If you're looking for a good one-year forage crop to work into an alfalfa rotation, the ancient and somewhat exotic grass called teff may be worth a look. Originating in Ethiopia around 1000 B.C., the crop has more of a history as a source of gluten-free grain for flour than as a forage. But it's grown on a limited basis for livestock in other parts of Africa, as well as in India, Australia and South
If you're looking for a good one-year forage crop to work into an alfalfa rotation, the ancient and somewhat exotic grass called teff may be worth a look.
Originating in Ethiopia around 1000 B.C., the crop has more of a history as a source of gluten-free grain for flour than as a forage. But it's grown on a limited basis for livestock in other parts of Africa, as well as in India, Australia and South America.
Researchers at Oregon State University's southern experiment station near Klamath Falls have planted test plots of the fine wheat-like crop the past two years. They've been impressed with what they've seen and later heard from horse owners who bought the baled grass.
“It's a fast-emerging crop that likes the heat,” says station superintendent and retired crop scientist Ken Rykbost. “The first year, in 2003, we planted the crop at the end of May with a grain drill and it was up within a few days. We were a little concerned about handling such tiny seeds — they were smaller than those of timothy. But the grain drill seemed to work fine for seeding at a rate of between 8 and 9 lbs per acre.”
A warm June and regular irrigation resulted in a heavy first cutting at the end of July, he says.
“At about 3 tons an acre, it was all our little square baler could do to get through that field. We were also pleased with the crop's 13-14% protein level.”
After that cutting, the teff was fertilized with ammonium sulfate and irrigated again. The second cutting, taken six weeks later, produced nearly 3 tons/acre again.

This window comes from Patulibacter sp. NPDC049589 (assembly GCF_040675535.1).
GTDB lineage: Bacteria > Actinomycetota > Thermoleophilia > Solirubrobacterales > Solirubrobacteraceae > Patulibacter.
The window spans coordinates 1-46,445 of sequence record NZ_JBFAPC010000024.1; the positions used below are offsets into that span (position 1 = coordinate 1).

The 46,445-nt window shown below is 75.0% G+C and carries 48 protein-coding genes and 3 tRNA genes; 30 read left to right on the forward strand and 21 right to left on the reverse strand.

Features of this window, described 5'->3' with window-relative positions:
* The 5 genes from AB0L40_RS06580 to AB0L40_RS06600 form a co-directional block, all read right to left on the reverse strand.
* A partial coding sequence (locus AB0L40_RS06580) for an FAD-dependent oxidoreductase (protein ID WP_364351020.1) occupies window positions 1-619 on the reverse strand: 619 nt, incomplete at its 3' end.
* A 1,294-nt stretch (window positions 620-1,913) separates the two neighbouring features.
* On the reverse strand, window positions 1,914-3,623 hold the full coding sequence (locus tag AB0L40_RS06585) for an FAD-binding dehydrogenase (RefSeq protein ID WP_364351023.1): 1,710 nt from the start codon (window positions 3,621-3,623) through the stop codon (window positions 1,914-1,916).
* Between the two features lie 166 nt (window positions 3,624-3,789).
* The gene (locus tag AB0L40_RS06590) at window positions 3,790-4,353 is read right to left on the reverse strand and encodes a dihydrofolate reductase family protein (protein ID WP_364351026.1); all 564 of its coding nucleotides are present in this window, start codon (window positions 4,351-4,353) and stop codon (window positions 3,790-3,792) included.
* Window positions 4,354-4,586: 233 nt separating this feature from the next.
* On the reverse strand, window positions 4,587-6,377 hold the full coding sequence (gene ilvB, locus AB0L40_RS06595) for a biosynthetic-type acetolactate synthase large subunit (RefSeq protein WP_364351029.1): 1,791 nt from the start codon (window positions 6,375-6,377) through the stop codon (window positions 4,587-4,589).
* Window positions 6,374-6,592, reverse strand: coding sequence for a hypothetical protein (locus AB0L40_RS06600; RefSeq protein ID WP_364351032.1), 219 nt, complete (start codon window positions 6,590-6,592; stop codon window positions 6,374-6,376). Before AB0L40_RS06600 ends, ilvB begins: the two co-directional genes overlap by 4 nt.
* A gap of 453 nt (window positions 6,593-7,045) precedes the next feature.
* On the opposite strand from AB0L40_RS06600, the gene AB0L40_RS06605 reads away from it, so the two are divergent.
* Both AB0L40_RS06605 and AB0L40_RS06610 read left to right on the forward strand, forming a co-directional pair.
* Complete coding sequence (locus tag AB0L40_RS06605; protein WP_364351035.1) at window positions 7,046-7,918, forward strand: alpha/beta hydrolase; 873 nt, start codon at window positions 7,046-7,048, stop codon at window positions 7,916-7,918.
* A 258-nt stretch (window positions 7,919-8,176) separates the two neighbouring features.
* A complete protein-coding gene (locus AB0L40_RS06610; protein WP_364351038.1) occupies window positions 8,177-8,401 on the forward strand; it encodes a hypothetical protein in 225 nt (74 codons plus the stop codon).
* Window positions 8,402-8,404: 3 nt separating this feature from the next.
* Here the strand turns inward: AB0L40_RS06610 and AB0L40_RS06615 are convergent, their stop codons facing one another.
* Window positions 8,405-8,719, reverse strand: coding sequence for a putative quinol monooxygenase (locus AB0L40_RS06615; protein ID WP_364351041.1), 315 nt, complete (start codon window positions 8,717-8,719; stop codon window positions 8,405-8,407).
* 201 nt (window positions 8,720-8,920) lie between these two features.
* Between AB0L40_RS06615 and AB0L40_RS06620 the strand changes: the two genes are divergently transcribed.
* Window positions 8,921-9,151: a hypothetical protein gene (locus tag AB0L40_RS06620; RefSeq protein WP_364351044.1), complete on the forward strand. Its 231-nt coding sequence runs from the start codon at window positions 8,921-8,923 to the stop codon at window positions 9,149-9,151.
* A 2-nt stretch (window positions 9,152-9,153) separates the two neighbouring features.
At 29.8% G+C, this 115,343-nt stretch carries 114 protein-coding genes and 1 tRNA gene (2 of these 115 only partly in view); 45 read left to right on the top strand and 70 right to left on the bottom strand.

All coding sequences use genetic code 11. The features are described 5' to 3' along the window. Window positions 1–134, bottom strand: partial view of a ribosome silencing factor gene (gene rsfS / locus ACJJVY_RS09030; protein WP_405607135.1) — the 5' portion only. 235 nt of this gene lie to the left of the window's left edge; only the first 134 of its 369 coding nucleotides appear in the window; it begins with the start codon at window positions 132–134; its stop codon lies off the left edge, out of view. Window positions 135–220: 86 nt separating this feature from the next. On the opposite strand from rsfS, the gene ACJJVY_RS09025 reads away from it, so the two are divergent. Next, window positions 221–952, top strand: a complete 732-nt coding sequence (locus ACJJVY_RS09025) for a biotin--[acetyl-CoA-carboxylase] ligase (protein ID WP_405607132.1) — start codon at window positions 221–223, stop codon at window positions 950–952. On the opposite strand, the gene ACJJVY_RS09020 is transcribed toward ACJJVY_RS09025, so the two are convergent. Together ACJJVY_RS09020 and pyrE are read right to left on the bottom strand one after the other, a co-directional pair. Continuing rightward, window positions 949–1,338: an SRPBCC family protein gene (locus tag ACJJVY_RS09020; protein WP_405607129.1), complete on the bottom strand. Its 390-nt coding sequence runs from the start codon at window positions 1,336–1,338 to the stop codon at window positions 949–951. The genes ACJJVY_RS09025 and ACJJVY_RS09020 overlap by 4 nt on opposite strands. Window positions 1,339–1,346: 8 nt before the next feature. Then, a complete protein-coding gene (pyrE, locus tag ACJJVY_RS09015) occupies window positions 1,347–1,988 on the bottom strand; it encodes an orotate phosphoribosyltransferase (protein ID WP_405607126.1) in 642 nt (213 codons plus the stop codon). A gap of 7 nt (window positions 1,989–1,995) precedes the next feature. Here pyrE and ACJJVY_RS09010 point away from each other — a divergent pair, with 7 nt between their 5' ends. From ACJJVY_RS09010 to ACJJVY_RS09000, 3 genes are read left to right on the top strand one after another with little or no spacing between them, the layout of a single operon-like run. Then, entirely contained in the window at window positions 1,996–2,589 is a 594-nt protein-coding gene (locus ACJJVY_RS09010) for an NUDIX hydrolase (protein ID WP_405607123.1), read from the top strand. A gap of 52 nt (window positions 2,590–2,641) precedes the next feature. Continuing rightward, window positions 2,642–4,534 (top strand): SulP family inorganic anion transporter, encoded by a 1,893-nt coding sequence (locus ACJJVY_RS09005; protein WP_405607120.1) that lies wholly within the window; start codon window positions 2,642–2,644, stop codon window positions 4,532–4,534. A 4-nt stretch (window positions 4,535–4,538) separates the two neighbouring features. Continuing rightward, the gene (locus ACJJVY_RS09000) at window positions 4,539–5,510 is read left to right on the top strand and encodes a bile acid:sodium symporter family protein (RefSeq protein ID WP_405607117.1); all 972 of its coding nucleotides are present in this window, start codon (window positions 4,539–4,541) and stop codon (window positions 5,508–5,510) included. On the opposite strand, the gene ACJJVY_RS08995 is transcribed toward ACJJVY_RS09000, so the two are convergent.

“All of our crop was sold to local horse owners who all said their horses really liked the teff and always cleaned it up,” Rykbost reports.
“I think there is real opportunity for local farmers to sell a crop like this into the California horse market,” he notes. “Good-quality timothy sells for $180-200 a ton there, and this crop seems to be every bit as good as timothy.”
He says many farmers showed interest in teff at the research station's field day last summer.
“We waited to take the first cutting until just after the field day in early August, and it lodged a bit and started to head out. But several farmers were impressed with the quality of the grass, and came back to look at the field again before our second cutting.”
Fairly low in maintenance, the teff crop required no insect or disease control the last two years. But it can't tolerate frost, warns Rykbost.
“Our first frost in the fall killed the field dead both years,” he says, adding that it's important to wait to seed in spring until past the risk of frost.
Because of teff's small seeds, he also recommends preparing a fine, well-tilled seedbed for better seed-to-soil contact. “We noticed that even the seeds laying on top of the soil germinated, though.”
Rykbost and his associates plan to plant two to three acres of teff again this spring. “This is a crop that shows real promise as a forage, especially for the horse markets.”
For more information, contact Rykbost at firstname.lastname@example.org or 541-883-4590.